Speaking at The Project conference in Auckland, New Zealand, James Hurman, innovation consultant and author of “The Case for Creativity,” was on a mission: to help us understand that client-agency interactions like that never work because they’re based on the wrong question.
What’s the wrong question? “What do we want to tell our customers?” Or, as Hurman put it, “What do we want to communicate at our customers?”
This question is fundamentally flawed because it’s company-centric, not customer-centric. So what’s the right question? Simple: “What is getting in the way of the customer behaving the way we want?”
Published in Online Spin, April 10 2015
As it is no doubt for you, much of the content I consume online is surfaced by algorithms. These algorithms consider things like what I’ve read, what I’ve watched and clicked on, and who my friends are to find content they think I’ll like. And because they’re looking to match my existing preferences, they often provide material that reinforces what I already know or believe -- what Eli Pariser called “filter bubbles.”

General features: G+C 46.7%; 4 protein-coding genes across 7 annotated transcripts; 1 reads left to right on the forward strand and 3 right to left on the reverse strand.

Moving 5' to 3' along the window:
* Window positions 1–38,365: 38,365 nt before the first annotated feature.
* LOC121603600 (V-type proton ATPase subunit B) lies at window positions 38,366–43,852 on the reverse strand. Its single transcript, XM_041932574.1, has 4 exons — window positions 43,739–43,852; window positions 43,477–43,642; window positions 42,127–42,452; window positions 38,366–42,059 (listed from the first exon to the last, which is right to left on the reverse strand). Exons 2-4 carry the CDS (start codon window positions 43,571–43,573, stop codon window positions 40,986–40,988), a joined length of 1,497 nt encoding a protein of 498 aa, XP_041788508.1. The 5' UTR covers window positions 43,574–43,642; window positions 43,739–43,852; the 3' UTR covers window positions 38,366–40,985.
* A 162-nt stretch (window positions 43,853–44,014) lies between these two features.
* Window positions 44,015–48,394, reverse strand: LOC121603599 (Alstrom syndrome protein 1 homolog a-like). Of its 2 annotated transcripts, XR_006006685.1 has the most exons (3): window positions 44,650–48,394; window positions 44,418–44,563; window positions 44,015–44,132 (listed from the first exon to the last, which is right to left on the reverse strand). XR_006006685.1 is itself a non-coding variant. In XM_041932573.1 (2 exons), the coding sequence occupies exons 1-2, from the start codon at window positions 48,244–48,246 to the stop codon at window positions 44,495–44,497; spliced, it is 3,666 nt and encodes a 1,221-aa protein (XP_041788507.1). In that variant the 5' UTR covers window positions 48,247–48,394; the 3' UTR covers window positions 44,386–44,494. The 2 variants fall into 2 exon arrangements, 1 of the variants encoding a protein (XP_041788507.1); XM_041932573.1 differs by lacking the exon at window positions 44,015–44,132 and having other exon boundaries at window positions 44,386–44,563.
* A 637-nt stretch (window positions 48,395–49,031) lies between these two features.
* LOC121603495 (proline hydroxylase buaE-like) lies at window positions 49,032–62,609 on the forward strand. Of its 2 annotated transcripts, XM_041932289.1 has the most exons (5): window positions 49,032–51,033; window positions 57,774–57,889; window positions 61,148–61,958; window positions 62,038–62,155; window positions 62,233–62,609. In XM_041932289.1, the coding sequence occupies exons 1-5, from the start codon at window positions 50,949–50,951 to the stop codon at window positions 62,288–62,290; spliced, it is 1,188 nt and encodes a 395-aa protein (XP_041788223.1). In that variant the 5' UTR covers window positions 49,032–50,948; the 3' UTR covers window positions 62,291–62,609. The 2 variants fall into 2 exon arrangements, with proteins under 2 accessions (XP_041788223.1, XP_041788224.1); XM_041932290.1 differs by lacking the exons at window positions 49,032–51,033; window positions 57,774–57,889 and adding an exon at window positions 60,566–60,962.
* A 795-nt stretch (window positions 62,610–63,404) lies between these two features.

Published in Online Spin, April 3 2015
I haven’t made much mention of feminism in this column. The last time I tried was three years ago, and it was actually a decidedly imperfect attempt at a conversation beyond feminism.
But it’s been a rough couple of weeks for women on the Internet -- so much so, that I feel compelled to wade back into the fray with a wild and dangerous opinion of my own.
First, the backstory, or rather, stories. It started, as these things do, with National Cleavage Day. Yes, it’s a thing, inasmuch as a Wikipedia entry and a corporate sponsorship make a thing a thing.
Published in Online Spin, March 27 2015